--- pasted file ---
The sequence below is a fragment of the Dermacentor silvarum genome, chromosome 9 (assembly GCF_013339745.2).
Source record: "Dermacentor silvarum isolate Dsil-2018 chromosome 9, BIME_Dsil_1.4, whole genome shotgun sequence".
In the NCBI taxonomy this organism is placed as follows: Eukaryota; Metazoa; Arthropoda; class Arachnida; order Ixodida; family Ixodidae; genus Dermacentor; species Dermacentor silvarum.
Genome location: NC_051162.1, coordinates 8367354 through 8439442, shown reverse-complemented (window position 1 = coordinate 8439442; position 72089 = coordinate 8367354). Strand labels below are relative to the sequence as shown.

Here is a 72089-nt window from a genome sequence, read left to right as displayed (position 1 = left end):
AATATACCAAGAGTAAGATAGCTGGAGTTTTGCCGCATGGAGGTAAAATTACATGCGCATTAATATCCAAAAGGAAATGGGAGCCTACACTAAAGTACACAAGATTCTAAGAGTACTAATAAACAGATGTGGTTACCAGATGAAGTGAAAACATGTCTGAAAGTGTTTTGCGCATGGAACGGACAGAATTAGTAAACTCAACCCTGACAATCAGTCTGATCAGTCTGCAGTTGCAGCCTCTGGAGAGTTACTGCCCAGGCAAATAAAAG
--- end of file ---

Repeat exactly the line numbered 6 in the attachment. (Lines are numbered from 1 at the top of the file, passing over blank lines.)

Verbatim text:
AATATACCAAGAGTAAGATAGCTGGAGTTTTGCCGCATGGAGGTAAAATTACATGCGCATTAATATCCAAAAGGAAATGGGAGCCTACACTAAAGTACACAAGATTCTAAGAGTACTAATAAACAGATGTGGTTACCAGATGAAGTGAAAACATGTCTGAAAGTGTTTTGCGCATGGAACGGACAGAATTAGTAAACTCAACCCTGACAATCAGTCTGATCAGTCTGCAGTTGCAGCCTCTGGAGAGTTACTGCCCAGGCAAATAAAAG